Horse loves me, hates my mom.. - The Horse Forum
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post #1 of 5 Old 11-04-2010, 07:44 PM Thread Starter
Join Date: Sep 2009
Location: Western Mass
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Horse loves me, hates my mom..

Hi guys I really need some help.

I've owned my horse for a little over a year now, he's had some issues we've been working with, he has VERY low confidence and is incredibly spooky. But me and him have developed a bond, he's sweet to me and has begun to trust me more and more, to the point where he spooks much less with me and his spooks are far less severe. I trust him completely and never get on his with an attitude that he's going to be bad.

My mom however, rides him 2-3 times a week when I cannot, and they have no where near the bond we have. It boils down to the fact that she doesn't trust him, gets on him with this non-trusting attitude and he won't listen to her, he'll duck out on the corners, spook, get tense, and in response to that she gets really tense, harsher in her commands [though they don't work because she's nervous] and ends up whipping him with the crop and getting mad. It makes her ride terrible and makes her trust him less.

Their relationship has gotten so bad that he is actually aggressive towards him, when she goes in his stall to halter him he pins his ears and snaps at her, when she takes him out and brushes him he continually snaps at her. When she saddles him the same situation. He never snaps at me except sometimes during the girthing.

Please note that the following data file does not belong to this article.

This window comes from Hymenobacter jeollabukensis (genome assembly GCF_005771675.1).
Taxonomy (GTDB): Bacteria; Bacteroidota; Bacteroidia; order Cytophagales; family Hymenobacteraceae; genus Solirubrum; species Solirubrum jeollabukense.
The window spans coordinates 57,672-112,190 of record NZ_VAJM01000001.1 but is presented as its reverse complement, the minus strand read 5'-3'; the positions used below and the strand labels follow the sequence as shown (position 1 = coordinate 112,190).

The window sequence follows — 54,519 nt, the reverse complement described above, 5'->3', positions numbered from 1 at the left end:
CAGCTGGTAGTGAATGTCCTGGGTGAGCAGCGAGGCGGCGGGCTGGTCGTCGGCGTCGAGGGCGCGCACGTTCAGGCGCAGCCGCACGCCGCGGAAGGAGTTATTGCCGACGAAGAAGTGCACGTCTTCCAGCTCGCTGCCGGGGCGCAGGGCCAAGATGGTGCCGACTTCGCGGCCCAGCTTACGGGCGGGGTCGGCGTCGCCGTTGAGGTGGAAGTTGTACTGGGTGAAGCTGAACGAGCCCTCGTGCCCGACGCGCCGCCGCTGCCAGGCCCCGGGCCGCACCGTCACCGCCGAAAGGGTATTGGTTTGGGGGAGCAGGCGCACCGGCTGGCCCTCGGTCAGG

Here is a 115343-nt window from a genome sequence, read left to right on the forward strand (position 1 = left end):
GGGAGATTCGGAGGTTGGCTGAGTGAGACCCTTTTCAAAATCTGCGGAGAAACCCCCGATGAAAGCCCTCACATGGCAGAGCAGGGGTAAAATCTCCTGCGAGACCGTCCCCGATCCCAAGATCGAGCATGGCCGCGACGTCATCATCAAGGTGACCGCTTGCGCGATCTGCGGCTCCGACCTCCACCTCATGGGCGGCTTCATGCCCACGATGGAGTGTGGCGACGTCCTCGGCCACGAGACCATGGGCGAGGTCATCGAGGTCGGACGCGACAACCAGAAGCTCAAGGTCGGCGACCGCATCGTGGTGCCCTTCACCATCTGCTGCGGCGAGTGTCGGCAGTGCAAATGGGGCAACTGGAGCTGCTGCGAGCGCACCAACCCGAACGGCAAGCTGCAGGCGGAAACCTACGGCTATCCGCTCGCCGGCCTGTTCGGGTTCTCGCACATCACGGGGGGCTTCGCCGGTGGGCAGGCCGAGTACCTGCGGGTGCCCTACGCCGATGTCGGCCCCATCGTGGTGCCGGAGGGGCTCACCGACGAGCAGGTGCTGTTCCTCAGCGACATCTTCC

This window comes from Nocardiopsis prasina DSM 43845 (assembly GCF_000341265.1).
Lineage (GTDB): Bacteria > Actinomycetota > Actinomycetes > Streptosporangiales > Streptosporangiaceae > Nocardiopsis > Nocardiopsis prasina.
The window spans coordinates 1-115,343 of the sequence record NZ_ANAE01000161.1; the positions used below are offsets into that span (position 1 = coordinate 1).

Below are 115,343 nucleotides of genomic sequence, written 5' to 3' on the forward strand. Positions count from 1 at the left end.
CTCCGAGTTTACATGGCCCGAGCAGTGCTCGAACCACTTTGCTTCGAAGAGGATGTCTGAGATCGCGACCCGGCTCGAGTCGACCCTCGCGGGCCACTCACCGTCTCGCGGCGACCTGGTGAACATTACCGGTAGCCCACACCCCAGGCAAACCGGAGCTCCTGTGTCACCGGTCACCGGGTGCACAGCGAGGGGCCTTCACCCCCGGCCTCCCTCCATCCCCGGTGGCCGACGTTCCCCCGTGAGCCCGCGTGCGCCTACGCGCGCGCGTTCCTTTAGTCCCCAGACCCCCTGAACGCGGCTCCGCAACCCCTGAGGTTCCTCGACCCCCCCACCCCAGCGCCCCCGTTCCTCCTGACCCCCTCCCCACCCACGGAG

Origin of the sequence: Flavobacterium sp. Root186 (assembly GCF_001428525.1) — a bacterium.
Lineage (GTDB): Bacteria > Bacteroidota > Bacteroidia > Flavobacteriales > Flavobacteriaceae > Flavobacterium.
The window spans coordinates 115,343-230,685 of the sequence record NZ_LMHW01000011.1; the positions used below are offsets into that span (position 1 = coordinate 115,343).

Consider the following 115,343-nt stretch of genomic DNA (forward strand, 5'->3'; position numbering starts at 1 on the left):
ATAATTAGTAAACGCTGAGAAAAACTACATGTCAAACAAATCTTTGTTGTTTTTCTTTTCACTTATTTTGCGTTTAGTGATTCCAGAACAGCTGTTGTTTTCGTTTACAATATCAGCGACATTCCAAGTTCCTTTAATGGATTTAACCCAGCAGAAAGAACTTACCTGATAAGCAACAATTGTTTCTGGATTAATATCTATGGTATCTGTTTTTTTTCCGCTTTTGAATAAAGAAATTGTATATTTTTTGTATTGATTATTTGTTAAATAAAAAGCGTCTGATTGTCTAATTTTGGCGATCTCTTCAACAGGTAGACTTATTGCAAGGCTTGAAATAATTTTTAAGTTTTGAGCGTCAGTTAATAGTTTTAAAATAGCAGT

So I was wondering what my mom can do to develop more trust, and a better relationship with my horse?
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post #2 of 5 Old 11-04-2010, 11:24 PM
Join Date: May 2009
Location: CO
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When a horse is actively aggressive with a handler, it is a sign of blatant disrespect...does it stem from his lack of confidence in people in general? Probably, but I think where your mom needs to start is ground exercises...getting him to move his feet in all directions; forwards, backwards, left, right. If she can't control his feet from the ground, then of course he is going to be even less responsive from the saddle.

As a whole, I think both of you need to work on desensitization exercises (something I think is very important in abuse cases, and otherwise spooky/flighty horses). Use flags, plastic bags on sticks, etc. I find that the more desensitizing you can accomplish on the ground, and the more engaged you can keep his mind both from the ground and undersaddle, the less flighty they tend to be.

My mare was very spooky when I got her too, and I've done ALOT of desensitization on her, and that has helped immensely.

"The ideal horseman has the courage of a lion, the patience of a saint, and the hands of a woman..."
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post #3 of 5 Old 11-05-2010, 12:05 AM